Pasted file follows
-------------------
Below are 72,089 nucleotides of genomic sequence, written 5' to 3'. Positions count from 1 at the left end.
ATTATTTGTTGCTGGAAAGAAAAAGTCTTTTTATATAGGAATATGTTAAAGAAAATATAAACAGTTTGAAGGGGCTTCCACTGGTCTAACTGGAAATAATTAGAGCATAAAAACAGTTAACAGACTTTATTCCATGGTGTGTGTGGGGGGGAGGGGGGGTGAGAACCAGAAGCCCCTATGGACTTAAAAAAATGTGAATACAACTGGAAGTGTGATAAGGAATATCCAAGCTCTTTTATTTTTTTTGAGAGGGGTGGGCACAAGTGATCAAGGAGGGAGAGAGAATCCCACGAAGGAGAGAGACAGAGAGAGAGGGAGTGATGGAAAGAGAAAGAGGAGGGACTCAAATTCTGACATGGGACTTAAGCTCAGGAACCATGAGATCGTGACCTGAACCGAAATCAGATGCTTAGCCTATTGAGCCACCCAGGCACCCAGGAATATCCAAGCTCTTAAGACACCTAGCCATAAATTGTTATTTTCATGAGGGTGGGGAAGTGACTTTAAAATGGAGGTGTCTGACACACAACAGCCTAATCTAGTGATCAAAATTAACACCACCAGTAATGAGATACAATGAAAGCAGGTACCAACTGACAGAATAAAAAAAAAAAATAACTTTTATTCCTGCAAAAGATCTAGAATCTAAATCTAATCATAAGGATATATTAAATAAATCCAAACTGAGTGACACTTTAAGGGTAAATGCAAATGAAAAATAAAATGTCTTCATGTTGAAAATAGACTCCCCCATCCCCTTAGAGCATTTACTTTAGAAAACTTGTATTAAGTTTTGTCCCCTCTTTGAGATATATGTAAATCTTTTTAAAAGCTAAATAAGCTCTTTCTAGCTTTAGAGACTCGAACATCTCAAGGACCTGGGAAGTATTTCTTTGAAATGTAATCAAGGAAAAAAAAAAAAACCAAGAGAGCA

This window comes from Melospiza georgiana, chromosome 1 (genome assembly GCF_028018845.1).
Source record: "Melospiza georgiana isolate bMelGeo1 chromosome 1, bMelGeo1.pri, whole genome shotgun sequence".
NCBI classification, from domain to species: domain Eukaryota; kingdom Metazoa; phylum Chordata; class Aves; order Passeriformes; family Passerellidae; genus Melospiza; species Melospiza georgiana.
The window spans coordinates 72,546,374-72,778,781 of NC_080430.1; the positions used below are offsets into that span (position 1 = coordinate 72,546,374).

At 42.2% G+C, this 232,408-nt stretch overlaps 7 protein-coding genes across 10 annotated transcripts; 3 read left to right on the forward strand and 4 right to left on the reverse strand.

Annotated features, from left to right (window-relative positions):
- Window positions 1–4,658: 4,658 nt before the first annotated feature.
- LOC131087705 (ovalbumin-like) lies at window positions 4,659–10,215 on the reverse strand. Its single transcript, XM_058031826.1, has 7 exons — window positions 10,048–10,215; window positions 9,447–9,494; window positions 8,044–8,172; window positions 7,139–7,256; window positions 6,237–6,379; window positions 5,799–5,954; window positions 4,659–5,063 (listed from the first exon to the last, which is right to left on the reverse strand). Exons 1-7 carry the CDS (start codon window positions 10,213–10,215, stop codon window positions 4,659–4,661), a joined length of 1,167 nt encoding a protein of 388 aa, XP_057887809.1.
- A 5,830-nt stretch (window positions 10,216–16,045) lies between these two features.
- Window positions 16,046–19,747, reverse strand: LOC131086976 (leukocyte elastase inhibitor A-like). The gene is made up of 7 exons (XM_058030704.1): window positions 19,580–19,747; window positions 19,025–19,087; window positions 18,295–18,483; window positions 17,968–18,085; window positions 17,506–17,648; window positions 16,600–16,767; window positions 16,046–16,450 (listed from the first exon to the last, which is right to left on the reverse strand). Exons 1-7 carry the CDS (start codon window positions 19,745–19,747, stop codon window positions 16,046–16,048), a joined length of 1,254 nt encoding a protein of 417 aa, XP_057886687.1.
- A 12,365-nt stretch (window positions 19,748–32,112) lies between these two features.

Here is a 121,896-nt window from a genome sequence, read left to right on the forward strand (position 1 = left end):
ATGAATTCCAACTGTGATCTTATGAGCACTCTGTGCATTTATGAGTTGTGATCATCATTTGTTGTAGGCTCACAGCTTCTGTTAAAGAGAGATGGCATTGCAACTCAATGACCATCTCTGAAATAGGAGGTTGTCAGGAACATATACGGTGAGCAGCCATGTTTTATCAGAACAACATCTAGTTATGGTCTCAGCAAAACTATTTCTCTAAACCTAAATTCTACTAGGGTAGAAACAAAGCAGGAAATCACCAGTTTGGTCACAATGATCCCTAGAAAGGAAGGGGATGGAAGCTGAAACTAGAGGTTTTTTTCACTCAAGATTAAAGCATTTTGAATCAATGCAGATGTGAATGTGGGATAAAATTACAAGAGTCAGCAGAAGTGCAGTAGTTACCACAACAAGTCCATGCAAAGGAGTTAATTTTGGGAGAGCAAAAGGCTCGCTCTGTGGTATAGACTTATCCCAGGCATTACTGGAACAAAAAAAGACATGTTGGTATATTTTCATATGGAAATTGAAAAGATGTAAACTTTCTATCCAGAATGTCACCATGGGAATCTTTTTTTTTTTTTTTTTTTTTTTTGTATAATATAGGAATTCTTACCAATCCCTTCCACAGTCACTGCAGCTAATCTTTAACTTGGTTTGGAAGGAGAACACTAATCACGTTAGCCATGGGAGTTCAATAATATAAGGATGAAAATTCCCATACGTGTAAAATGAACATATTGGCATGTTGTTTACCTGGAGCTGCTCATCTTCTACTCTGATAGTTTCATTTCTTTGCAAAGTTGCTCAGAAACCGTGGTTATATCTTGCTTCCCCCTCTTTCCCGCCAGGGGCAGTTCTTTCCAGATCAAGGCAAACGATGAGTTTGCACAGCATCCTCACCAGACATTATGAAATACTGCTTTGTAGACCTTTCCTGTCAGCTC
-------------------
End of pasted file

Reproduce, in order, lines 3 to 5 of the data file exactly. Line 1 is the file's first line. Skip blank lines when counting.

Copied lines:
This window comes from Melospiza georgiana, chromosome 1 (genome assembly GCF_028018845.1).
Source record: "Melospiza georgiana isolate bMelGeo1 chromosome 1, bMelGeo1.pri, whole genome shotgun sequence".
NCBI classification, from domain to species: domain Eukaryota; kingdom Metazoa; phylum Chordata; class Aves; order Passeriformes; family Passerellidae; genus Melospiza; species Melospiza georgiana.